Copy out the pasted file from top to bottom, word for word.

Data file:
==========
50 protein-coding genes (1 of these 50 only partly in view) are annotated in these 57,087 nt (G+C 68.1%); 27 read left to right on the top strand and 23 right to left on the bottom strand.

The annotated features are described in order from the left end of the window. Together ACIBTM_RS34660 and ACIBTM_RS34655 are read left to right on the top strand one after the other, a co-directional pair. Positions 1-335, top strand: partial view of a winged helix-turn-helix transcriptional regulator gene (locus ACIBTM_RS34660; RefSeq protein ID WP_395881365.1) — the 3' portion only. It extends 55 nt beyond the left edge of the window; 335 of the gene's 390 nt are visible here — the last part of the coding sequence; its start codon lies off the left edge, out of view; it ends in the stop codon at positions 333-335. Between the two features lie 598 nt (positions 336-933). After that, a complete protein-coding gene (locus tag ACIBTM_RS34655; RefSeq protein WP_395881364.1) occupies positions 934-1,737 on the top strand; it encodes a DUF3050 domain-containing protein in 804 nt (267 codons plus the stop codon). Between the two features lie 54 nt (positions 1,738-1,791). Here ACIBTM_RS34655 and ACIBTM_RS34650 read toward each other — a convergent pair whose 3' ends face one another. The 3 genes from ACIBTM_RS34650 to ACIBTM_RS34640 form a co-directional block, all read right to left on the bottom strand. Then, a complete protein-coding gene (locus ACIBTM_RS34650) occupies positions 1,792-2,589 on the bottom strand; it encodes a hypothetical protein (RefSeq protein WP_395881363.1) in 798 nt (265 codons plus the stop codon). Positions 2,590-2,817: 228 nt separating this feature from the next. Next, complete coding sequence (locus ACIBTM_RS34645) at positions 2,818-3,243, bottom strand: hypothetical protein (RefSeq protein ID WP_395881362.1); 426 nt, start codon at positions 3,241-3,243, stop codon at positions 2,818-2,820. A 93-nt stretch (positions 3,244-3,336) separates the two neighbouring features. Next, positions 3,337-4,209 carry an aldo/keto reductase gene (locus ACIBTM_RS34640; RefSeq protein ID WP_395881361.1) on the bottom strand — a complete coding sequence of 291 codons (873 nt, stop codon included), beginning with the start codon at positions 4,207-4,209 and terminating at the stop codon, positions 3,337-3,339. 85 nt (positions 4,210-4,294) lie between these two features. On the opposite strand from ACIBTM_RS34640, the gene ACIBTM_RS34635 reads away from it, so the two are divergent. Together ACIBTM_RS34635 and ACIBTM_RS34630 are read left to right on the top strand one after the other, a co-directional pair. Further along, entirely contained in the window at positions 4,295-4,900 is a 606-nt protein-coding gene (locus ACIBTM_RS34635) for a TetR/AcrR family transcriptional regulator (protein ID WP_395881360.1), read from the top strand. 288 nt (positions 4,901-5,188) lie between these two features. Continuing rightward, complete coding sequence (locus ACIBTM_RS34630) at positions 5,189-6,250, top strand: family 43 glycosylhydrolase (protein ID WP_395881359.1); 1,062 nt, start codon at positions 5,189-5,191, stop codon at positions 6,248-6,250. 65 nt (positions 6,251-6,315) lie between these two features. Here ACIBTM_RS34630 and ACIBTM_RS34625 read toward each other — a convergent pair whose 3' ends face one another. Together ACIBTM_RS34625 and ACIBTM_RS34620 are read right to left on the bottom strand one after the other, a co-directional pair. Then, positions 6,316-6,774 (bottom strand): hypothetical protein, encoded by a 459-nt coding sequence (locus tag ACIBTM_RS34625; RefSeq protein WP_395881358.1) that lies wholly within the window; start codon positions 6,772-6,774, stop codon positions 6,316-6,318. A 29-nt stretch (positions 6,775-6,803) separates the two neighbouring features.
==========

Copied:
50 protein-coding genes (1 of these 50 only partly in view) are annotated in these 57,087 nt (G+C 68.1%); 27 read left to right on the top strand and 23 right to left on the bottom strand.

The annotated features are described in order from the left end of the window. Together ACIBTM_RS34660 and ACIBTM_RS34655 are read left to right on the top strand one after the other, a co-directional pair. Positions 1-335, top strand: partial view of a winged helix-turn-helix transcriptional regulator gene (locus ACIBTM_RS34660; RefSeq protein ID WP_395881365.1) — the 3' portion only. It extends 55 nt beyond the left edge of the window; 335 of the gene's 390 nt are visible here — the last part of the coding sequence; its start codon lies off the left edge, out of view; it ends in the stop codon at positions 333-335. Between the two features lie 598 nt (positions 336-933). After that, a complete protein-coding gene (locus tag ACIBTM_RS34655; RefSeq protein WP_395881364.1) occupies positions 934-1,737 on the top strand; it encodes a DUF3050 domain-containing protein in 804 nt (267 codons plus the stop codon). Between the two features lie 54 nt (positions 1,738-1,791). Here ACIBTM_RS34655 and ACIBTM_RS34650 read toward each other — a convergent pair whose 3' ends face one another. The 3 genes from ACIBTM_RS34650 to ACIBTM_RS34640 form a co-directional block, all read right to left on the bottom strand. Then, a complete protein-coding gene (locus ACIBTM_RS34650) occupies positions 1,792-2,589 on the bottom strand; it encodes a hypothetical protein (RefSeq protein WP_395881363.1) in 798 nt (265 codons plus the stop codon). Positions 2,590-2,817: 228 nt separating this feature from the next. Next, complete coding sequence (locus ACIBTM_RS34645) at positions 2,818-3,243, bottom strand: hypothetical protein (RefSeq protein ID WP_395881362.1); 426 nt, start codon at positions 3,241-3,243, stop codon at positions 2,818-2,820. A 93-nt stretch (positions 3,244-3,336) separates the two neighbouring features. Next, positions 3,337-4,209 carry an aldo/keto reductase gene (locus ACIBTM_RS34640; RefSeq protein ID WP_395881361.1) on the bottom strand — a complete coding sequence of 291 codons (873 nt, stop codon included), beginning with the start codon at positions 4,207-4,209 and terminating at the stop codon, positions 3,337-3,339. 85 nt (positions 4,210-4,294) lie between these two features. On the opposite strand from ACIBTM_RS34640, the gene ACIBTM_RS34635 reads away from it, so the two are divergent. Together ACIBTM_RS34635 and ACIBTM_RS34630 are read left to right on the top strand one after the other, a co-directional pair. Further along, entirely contained in the window at positions 4,295-4,900 is a 606-nt protein-coding gene (locus ACIBTM_RS34635) for a TetR/AcrR family transcriptional regulator (protein ID WP_395881360.1), read from the top strand. 288 nt (positions 4,901-5,188) lie between these two features. Continuing rightward, complete coding sequence (locus ACIBTM_RS34630) at positions 5,189-6,250, top strand: family 43 glycosylhydrolase (protein ID WP_395881359.1); 1,062 nt, start codon at positions 5,189-5,191, stop codon at positions 6,248-6,250. 65 nt (positions 6,251-6,315) lie between these two features. Here ACIBTM_RS34630 and ACIBTM_RS34625 read toward each other — a convergent pair whose 3' ends face one another. Together ACIBTM_RS34625 and ACIBTM_RS34620 are read right to left on the bottom strand one after the other, a co-directional pair. Then, positions 6,316-6,774 (bottom strand): hypothetical protein, encoded by a 459-nt coding sequence (locus tag ACIBTM_RS34625; RefSeq protein WP_395881358.1) that lies wholly within the window; start codon positions 6,772-6,774, stop codon positions 6,316-6,318. A 29-nt stretch (positions 6,775-6,803) separates the two neighbouring features.